You've seen the ads.

"Transform yourself!" "Get motivated while you sleep!" "Revolutionary sound techniques will power up your mind!"

But under the profit-motivated copy is a whole lot of fascinating science. Can you change your subconscious thoughts by changing what you're listening to?

It turns out that you CAN.

Specifically, you CAN make your brain more receptive to any new story you create and intentionally repeat. It's a matter of telling yourself your best story when your brain is most likely to pay attention.

So how do you get your brain to pay attention? You alter your brain waves.

Changing our brain waves through sound is referred to as entrainment. Entrainment is really just the process of one system influencing another. The first person to talk about entrainment was a German meteorologist named H.W. Dove. He discovered that larger weather systems affect local conditions. A greater one influences a weaker one. A hurricane comes in and blows your house down. A virus comes in and you end up sick in bed. You hear sounds, and your body responds in a certain way.

Since all neural activity in the brain is electrochemical, we can change our brain waves by using drugs (chemical) or by altering the electromagnetic environment of the brain through entrainment.

In 1973, Dr. Gerald Oster discovered something really interesting. If we hear different frequencies in each ear, the brain resonates at a frequency that is the difference between the two tones. A perceptual integration of the two signals takes place, producing a third "beat" frequency. This third beat, perceived as a fluctuating rhythm, is called a binaural beat.

Okay, here's the cool part. The fluctuating rhythm of the frequencies as they oscillate in our ears and brains actually alters our brains waves. Depending on the frequency of the binaural beat, the effect may be relaxing or stimulating. By aiming for the delta or theta waves associated with whole-brain integration, we can actually create optimum conditions for our best thinking and highest creativity.

Since Dr. Oster's discovery, many researchers and entrepreneurs have developed tapes and CDs to capitalize on the binaural beat concept to create motivation or relaxation programs.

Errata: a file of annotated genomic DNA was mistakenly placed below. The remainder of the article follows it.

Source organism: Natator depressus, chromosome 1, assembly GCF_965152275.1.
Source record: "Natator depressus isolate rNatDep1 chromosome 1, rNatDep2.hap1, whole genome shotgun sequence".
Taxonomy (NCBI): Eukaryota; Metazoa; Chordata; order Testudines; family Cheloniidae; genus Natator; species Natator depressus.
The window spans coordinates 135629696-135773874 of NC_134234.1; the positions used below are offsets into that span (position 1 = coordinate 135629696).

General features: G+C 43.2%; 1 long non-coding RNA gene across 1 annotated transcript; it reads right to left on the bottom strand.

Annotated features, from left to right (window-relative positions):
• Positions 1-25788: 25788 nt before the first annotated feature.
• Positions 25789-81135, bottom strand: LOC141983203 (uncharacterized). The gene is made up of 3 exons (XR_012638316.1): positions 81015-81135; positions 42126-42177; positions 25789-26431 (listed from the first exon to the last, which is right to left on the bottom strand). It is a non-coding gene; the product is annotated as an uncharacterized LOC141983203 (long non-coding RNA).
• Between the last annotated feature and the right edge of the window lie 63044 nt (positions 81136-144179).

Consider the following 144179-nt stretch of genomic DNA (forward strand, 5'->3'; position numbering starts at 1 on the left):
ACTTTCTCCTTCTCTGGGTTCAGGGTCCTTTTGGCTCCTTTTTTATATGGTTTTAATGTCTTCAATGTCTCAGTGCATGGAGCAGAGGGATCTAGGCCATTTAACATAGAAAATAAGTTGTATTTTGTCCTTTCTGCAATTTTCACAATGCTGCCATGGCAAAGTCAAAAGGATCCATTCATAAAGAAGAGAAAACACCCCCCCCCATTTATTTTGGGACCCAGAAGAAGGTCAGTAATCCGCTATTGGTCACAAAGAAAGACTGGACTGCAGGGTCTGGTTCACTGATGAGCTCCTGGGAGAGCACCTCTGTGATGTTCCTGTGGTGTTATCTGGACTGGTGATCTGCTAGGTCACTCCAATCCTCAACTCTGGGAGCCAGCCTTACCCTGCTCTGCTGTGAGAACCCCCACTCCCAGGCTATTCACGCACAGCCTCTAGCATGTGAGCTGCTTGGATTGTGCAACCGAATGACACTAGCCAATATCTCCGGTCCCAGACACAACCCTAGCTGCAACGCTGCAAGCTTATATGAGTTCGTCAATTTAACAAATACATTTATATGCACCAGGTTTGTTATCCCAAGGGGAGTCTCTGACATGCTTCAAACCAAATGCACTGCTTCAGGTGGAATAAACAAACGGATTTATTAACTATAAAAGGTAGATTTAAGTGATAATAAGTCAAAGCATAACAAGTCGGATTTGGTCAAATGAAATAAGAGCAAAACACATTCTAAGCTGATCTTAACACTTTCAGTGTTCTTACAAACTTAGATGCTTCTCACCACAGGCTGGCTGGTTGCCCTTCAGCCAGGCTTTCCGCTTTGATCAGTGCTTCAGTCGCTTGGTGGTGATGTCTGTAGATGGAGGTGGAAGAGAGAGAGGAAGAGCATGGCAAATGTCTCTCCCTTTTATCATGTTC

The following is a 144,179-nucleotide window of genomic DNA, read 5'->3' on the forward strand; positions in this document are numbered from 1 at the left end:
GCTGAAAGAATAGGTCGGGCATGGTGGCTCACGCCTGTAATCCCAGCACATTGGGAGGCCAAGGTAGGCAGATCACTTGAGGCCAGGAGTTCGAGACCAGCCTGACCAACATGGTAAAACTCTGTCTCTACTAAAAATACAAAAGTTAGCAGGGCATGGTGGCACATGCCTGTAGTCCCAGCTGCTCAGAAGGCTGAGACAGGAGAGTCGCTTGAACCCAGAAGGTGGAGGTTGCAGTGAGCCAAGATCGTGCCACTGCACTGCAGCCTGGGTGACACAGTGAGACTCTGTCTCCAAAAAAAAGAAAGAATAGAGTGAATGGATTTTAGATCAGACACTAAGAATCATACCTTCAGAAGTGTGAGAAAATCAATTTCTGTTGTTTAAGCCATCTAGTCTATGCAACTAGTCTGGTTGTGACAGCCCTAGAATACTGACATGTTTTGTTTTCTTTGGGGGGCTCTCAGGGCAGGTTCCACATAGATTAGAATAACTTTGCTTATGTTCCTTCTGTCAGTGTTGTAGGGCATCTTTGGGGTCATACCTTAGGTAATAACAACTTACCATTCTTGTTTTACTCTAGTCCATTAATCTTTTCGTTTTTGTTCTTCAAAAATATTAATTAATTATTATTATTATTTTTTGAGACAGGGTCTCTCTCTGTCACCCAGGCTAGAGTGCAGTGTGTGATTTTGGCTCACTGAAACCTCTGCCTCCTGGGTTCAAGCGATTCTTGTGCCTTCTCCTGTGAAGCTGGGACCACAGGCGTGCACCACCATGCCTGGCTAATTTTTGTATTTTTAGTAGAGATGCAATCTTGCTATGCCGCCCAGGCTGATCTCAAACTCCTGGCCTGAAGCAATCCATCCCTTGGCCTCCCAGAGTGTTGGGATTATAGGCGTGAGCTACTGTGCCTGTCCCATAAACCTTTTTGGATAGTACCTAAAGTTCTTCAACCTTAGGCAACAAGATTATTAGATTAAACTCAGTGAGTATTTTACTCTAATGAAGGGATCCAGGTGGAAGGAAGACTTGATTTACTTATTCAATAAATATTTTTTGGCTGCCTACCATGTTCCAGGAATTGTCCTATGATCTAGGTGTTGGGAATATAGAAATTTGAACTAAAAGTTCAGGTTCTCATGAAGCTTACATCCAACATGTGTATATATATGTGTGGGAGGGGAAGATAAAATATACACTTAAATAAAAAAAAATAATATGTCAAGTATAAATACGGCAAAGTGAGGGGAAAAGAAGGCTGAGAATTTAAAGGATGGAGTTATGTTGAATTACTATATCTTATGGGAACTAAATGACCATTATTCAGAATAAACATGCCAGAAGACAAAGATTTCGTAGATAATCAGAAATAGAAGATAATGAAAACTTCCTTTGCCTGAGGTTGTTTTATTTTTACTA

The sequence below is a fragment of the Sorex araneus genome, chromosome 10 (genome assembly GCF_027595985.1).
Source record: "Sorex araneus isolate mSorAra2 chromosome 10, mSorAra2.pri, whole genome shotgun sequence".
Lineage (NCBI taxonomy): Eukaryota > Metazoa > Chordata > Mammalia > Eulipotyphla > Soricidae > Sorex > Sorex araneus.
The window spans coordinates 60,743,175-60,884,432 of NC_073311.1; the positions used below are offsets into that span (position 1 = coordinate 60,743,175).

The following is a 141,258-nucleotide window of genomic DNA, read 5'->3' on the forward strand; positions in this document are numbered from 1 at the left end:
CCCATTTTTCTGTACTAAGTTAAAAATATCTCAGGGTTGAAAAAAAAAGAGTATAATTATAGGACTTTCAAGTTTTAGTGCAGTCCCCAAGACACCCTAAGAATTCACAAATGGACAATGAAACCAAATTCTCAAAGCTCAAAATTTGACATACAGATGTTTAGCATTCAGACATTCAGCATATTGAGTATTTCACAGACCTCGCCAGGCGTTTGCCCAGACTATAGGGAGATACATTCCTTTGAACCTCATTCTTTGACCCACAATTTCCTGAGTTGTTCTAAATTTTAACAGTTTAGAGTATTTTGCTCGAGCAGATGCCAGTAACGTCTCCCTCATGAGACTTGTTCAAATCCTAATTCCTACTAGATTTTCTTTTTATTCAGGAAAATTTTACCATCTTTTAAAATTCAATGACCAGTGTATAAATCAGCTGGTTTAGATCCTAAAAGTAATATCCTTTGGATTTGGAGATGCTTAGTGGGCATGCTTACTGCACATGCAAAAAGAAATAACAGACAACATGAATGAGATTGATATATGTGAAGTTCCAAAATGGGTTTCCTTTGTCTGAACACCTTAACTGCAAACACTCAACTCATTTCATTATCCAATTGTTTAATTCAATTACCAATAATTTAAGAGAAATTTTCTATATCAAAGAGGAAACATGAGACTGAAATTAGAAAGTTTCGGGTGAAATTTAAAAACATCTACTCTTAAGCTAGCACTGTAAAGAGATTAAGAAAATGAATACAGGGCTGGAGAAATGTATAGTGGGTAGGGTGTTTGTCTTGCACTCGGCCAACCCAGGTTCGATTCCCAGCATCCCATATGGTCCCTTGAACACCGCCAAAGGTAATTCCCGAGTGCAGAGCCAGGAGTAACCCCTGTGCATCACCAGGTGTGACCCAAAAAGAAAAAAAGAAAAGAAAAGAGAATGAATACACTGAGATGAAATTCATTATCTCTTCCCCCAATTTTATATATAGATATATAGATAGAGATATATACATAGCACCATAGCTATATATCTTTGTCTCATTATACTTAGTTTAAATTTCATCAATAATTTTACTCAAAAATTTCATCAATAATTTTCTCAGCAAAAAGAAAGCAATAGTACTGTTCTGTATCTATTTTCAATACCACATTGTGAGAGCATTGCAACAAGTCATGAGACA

We listen to these CDs, and as we do so, our brain waves are gradually locking in resonance with what we're hearing. And the best part is that our brains do this automatically. It takes no effort at all.

You can buy any number of CDs for this purpose, but you don't need to spend more than about $30 for one. It's really quite simple to duplicate these sounds in a recording studio. The science doesn't cost much. (It's the marketing and client support that increases the price!)

So, you can plug in your CD, put on the headphones, and tell yourself your story while listening to the tones imbedded in the music. Your brain waves will gradually level off in the targeted delta or theta range while you are repeating your wonderful bedtime story. Perfect combo.

Not into CDs? No problem. You can still use the concept of entrainment. There are other sounds that stimulate our brains in the same way. Centuries of sacred sounds from cultures around the world have incorporated binaural beats. Certain kinds of drumming, singing, and dance rhythms have been shown to change brain waves. A roomful of monks chanting offers subtle differences in frequency as the sounds swirl around you, resulting in the desired delta or theta waves.

Don't have a friendly local monastery near you? That's okay. Many of the sounds that offer ideal conditions for binaural beats are found in nature.

The ocean. A waterfall. Rain. Rustling leaves. You always knew these sounds made you feel better, right? Well, now you know why--they actually change your heartbeat, respiration and brain waves through the process of entrainment.

Tell yourself your story while listening to the waves, the rain, or the wind in the trees. Repeat it when you sit in a courtyard next to a fountain. Remember it when you wake up listening to birds.

Or go ahead and buy a CD.

No matter how you help yourself become receptive, the important point is this: to change your story, you've got to tell yourself a new one. How many times have you thought negative thoughts while listening to the rain? Dang it! Now you have to do the same thing with your new, improved story.

Go to the beach. Hike in the woods. Sit by a stream. And think good thoughts.

You'll be doing exactly what great philosophers have done for thousands of years.

AND--you've got science on your side.

Author's Bio: 

Maya Talisman Frost is a mind masseuse. Her work has inspired thinkers in over 80 countries. She serves up a satisfying blend of clarity, comfort and comic relief in her free weekly ezine, the Friday Mind Massage. To subscribe, visit